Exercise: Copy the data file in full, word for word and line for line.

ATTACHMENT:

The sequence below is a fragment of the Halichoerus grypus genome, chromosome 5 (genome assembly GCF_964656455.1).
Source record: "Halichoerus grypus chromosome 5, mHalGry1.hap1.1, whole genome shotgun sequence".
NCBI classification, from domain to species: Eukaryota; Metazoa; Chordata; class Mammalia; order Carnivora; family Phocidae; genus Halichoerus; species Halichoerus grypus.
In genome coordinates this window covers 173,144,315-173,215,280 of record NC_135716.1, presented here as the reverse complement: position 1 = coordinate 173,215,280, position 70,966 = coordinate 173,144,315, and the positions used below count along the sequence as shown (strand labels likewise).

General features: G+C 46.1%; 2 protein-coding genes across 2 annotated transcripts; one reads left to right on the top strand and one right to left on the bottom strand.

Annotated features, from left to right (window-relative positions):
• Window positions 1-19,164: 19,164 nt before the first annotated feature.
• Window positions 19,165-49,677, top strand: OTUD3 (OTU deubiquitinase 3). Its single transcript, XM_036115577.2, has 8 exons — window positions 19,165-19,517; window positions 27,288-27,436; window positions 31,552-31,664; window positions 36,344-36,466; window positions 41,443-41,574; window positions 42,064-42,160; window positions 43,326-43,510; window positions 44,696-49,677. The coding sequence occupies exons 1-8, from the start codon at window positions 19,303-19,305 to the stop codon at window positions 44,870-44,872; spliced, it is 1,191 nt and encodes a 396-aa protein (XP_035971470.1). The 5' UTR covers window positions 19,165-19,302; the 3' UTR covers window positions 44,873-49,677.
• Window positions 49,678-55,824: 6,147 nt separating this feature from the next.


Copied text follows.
The sequence below is a fragment of the Halichoerus grypus genome, chromosome 5 (genome assembly GCF_964656455.1).
Source record: "Halichoerus grypus chromosome 5, mHalGry1.hap1.1, whole genome shotgun sequence".
NCBI classification, from domain to species: Eukaryota; Metazoa; Chordata; class Mammalia; order Carnivora; family Phocidae; genus Halichoerus; species Halichoerus grypus.
In genome coordinates this window covers 173,144,315-173,215,280 of record NC_135716.1, presented here as the reverse complement: position 1 = coordinate 173,215,280, position 70,966 = coordinate 173,144,315, and the positions used below count along the sequence as shown (strand labels likewise).

General features: G+C 46.1%; 2 protein-coding genes across 2 annotated transcripts; one reads left to right on the top strand and one right to left on the bottom strand.

Annotated features, from left to right (window-relative positions):
• Window positions 1-19,164: 19,164 nt before the first annotated feature.
• Window positions 19,165-49,677, top strand: OTUD3 (OTU deubiquitinase 3). Its single transcript, XM_036115577.2, has 8 exons — window positions 19,165-19,517; window positions 27,288-27,436; window positions 31,552-31,664; window positions 36,344-36,466; window positions 41,443-41,574; window positions 42,064-42,160; window positions 43,326-43,510; window positions 44,696-49,677. The coding sequence occupies exons 1-8, from the start codon at window positions 19,303-19,305 to the stop codon at window positions 44,870-44,872; spliced, it is 1,191 nt and encodes a 396-aa protein (XP_035971470.1). The 5' UTR covers window positions 19,165-19,302; the 3' UTR covers window positions 44,873-49,677.
• Window positions 49,678-55,824: 6,147 nt separating this feature from the next.